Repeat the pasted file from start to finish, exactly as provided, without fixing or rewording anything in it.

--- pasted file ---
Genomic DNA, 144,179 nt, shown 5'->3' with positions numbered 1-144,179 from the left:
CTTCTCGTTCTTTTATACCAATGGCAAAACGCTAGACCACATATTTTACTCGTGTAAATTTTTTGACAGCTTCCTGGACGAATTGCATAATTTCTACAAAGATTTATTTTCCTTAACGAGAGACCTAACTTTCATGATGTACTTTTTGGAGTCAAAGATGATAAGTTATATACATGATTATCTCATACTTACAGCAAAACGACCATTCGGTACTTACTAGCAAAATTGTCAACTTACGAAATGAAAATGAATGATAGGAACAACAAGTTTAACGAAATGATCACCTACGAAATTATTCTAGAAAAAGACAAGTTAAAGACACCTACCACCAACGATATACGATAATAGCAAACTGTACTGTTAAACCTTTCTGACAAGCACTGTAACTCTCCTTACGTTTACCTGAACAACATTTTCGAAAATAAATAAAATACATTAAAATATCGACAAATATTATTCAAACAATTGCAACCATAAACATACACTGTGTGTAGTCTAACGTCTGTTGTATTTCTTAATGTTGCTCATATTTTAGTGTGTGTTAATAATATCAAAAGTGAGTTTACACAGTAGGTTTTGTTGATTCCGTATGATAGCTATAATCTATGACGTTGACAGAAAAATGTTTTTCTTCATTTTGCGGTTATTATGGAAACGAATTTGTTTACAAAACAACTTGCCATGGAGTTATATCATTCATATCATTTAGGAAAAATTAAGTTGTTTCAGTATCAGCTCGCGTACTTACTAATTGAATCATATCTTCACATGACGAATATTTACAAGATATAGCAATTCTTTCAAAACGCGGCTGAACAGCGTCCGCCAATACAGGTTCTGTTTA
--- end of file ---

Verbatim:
Genomic DNA, 144,179 nt, shown 5'->3' with positions numbered 1-144,179 from the left:
CTTCTCGTTCTTTTATACCAATGGCAAAACGCTAGACCACATATTTTACTCGTGTAAATTTTTTGACAGCTTCCTGGACGAATTGCATAATTTCTACAAAGATTTATTTTCCTTAACGAGAGACCTAACTTTCATGATGTACTTTTTGGAGTCAAAGATGATAAGTTATATACATGATTATCTCATACTTACAGCAAAACGACCATTCGGTACTTACTAGCAAAATTGTCAACTTACGAAATGAAAATGAATGATAGGAACAACAAGTTTAACGAAATGATCACCTACGAAATTATTCTAGAAAAAGACAAGTTAAAGACACCTACCACCAACGATATACGATAATAGCAAACTGTACTGTTAAACCTTTCTGACAAGCACTGTAACTCTCCTTACGTTTACCTGAACAACATTTTCGAAAATAAATAAAATACATTAAAATATCGACAAATATTATTCAAACAATTGCAACCATAAACATACACTGTGTGTAGTCTAACGTCTGTTGTATTTCTTAATGTTGCTCATATTTTAGTGTGTGTTAATAATATCAAAAGTGAGTTTACACAGTAGGTTTTGTTGATTCCGTATGATAGCTATAATCTATGACGTTGACAGAAAAATGTTTTTCTTCATTTTGCGGTTATTATGGAAACGAATTTGTTTACAAAACAACTTGCCATGGAGTTATATCATTCATATCATTTAGGAAAAATTAAGTTGTTTCAGTATCAGCTCGCGTACTTACTAATTGAATCATATCTTCACATGACGAATATTTACAAGATATAGCAATTCTTTCAAAACGCGGCTGAACAGCGTCCGCCAATACAGGTTCTGTTTA